TRIALS OF THERAPY IN PATIENTS WITH DYSPEPSIA
Given the accuracy and cost effectiveness of a trial of proton pump inhibitor therapy in patients with suspected GORD, as discussed above, it is logical to assume that similar results could also be attained in the dyspeptic patient. In these patients, GORD can be found with a frequency of 15–50%. However, it is likely that GORD has been under estimated in previous studies of dyspepsia as only a minority of patients with GORD have oesophagitis. Therefore, many patients classified as having functional dyspepsia, on the basis of a negative endoscopy, may still have GORD that is unrecognised. In patients with GORD who present with symptoms of dyspepsia, it is logical to assume that the response to a trial of an antisecretory agent should be similar to that seen in patients with more typical symptoms of GORD.
The PILOT study by Lauritsen et al in 197 patients with functional dyspepsia demonstrated that twice daily omeprazole resolved symptoms in 31% of patients compared with 16% of those given placebo (p<0.05).11 When a response was defined as an overall treatment effect that was “better” (versus worse or about the same on the McMaster questionnaire used to evaluate symptoms12), 54% of patients receiving twice daily omeprazole had symptom response compared with 33% of patients receiving placebo. This study confirmed that many patients with functional dyspepsia respond to acid suppression.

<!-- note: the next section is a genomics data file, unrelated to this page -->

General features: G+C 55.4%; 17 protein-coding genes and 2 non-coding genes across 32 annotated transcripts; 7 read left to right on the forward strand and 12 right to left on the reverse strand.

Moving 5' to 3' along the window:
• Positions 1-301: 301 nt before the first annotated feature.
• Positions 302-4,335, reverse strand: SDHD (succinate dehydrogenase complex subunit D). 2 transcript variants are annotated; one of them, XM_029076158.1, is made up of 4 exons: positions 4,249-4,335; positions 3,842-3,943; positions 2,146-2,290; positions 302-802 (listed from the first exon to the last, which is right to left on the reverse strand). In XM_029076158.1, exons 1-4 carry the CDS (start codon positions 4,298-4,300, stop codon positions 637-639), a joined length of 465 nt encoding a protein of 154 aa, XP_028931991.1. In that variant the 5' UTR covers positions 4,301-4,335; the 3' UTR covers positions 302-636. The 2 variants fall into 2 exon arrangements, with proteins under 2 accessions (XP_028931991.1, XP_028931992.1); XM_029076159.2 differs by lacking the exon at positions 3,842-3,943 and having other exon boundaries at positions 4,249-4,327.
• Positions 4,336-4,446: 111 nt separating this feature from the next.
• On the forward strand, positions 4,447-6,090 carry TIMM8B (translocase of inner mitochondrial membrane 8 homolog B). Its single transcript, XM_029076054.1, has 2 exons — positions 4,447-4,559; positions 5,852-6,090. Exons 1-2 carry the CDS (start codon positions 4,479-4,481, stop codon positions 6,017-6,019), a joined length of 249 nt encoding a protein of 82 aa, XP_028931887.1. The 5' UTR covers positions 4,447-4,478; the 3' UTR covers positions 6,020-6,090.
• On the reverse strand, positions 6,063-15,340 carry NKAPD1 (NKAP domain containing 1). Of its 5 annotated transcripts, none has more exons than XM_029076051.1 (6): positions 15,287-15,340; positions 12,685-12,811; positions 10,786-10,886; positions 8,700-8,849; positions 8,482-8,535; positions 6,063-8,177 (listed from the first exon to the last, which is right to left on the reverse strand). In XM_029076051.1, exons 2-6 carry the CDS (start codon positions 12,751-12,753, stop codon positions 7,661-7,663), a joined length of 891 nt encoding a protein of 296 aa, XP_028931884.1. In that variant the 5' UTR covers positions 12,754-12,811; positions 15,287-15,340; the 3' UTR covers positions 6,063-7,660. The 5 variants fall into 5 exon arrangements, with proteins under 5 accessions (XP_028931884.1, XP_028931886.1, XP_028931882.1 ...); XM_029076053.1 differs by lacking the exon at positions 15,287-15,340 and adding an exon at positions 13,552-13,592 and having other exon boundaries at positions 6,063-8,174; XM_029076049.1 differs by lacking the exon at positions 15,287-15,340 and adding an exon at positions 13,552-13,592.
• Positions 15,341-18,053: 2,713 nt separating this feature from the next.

Talley et al studied 1248 patients with functional dyspepsia and assessed their therapeutic response to 20 mg omeprazole, 10 mg omeprazole, or placebo.13 Overall, complete symptom relief was seen in 38% of patients receiving omeprazole 20 mg once daily, in 36% of patients receiving omeprazole 10 mg once daily, and in 28% of those receiving placebo (p=0.002 and p=0.02, respectively). In these patients with functional dyspepsia that was subclassified based on the predominant symptom, symptom response was seen in 40%, 35%, and 27%, respectively (p=0.006 for omeprazole 20 mg once daily versus placebo, and p=0.08 for omeprazole 10 mg once daily versus placebo) of the subgroup of patients with ulcer-like dyspepsia whereas in those with reflux-like dyspepsia, symptom relief was seen in 54%, 45%, and 23%, respectively (p=0.002 for omeprazole 20 mg once daily versus placebo, and p=0.02 for omeprazole 10 mg once daily versus placebo). However, in patients with dysmotility-like dyspepsia, there was no significant difference between omeprazole 20 mg once daily, omeprazole 10 mg once daily, and placebo in providing symptom relief. These data strongly suggest that in GORD patients presenting with dyspepsia, a trial of therapy with a highly effective antisecretory agent such as omeprazole results in accurate identification of those with acid sensitive dyspepsia (that is, arising from either GORD or peptic ulcer disease). Whether higher or more frequent dosing of omeprazole would be even more effective is currently unknown.